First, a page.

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Applying Ergonomics in Ship Design for Safer Shipping

21 December 2016

It's important to take the crew into consideration when designing new ships. If ship design is not optimised for the crew and their work demands, both the safety of a ship and its efficiency can be affected, PhD Steven Mallam, at Chalmers Department of Shipping and Marine Technology, writes in his newly presented thesis.

Steven Mallam has investigated and identified strategies that facilitate the implementation of user-centred design solutions during new ship development which contribute to improved onboard work environments for crewmembers. Mallam states that contemporary naval architecture prioritizes a ship’s technical aspects, its construction costs and overall operational efficiency, while issues regarding the human element and detailed work environment design are often neglected. However, research reveals that inadequate design contributes to increased human error and accidents in maritime operations, thus revealing the importance of user-centred design and detailed work environment features.

The main objective of Steven Mallam’s thesis is to better understand how ergonomic solutions can be effectively integrated into naval architecture and ship construction practices. Mallam argues that the design and layout of a ship's work environment influences how the onboard crew execute their work tasks, and ultimately needs to be addressed during conceptual design development.

Results from Mallam’s research have been used to develop new ergonomics integration methods and tools specifically tailored for naval architecture. This research has developed a visualization software program called E-SET (Ergonomic Ship Evaluation Tool). E-SET was developed to facilitate participatory practices in ship design and construction processes between multidisciplinary, geographically distributed stakeholders; and it particularly focuses on the increased inclusion and participation of crewmembers and ergonomists throughout ship development.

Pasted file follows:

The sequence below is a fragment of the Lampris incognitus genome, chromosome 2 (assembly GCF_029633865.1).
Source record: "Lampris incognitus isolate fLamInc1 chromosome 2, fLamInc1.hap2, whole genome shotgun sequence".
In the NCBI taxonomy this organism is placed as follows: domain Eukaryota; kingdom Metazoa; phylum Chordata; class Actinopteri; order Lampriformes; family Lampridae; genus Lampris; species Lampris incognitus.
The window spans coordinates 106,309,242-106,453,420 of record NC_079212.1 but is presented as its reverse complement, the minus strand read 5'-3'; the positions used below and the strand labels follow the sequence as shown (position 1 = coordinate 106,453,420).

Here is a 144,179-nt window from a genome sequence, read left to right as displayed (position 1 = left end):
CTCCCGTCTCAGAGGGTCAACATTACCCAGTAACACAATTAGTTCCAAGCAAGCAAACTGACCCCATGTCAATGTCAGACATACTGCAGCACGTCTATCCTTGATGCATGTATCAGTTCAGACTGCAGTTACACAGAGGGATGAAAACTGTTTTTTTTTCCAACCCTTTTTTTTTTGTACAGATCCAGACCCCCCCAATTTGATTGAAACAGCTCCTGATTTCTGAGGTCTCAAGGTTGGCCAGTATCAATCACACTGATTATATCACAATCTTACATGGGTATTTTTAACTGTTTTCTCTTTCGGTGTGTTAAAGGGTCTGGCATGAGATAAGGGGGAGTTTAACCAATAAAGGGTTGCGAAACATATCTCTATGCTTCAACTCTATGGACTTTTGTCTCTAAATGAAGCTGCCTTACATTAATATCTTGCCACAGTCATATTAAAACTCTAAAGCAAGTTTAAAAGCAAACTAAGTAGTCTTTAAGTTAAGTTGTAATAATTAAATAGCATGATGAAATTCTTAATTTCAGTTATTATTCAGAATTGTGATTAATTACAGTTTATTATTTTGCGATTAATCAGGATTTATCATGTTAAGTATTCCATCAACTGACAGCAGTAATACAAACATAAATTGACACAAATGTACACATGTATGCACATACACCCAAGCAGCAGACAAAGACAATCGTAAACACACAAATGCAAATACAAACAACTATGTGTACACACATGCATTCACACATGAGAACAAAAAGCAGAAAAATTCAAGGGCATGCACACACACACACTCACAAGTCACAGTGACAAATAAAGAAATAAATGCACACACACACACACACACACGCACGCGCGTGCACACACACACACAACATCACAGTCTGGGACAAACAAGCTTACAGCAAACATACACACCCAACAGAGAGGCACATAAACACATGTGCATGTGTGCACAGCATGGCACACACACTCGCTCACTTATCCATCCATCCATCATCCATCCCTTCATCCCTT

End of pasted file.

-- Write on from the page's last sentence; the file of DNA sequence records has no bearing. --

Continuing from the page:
Mallam’s thesis argues that improved design solutions can be achieved by better utilizing crew knowledge and experience in ship design and construction processes. However, the future success of ergonomics and user-centred design applications in new ship development requires a culture shift within the shipping industry itself and a champion within the industry to help promote and apply ergonomics across ship design and operations.

For more information please refer to Steven Mallam’s published thesis “Distributed Participatory Design in Multidisciplinary Engineering Projects: Investigating a Sustainable Approach for Ship Design & Construction”.

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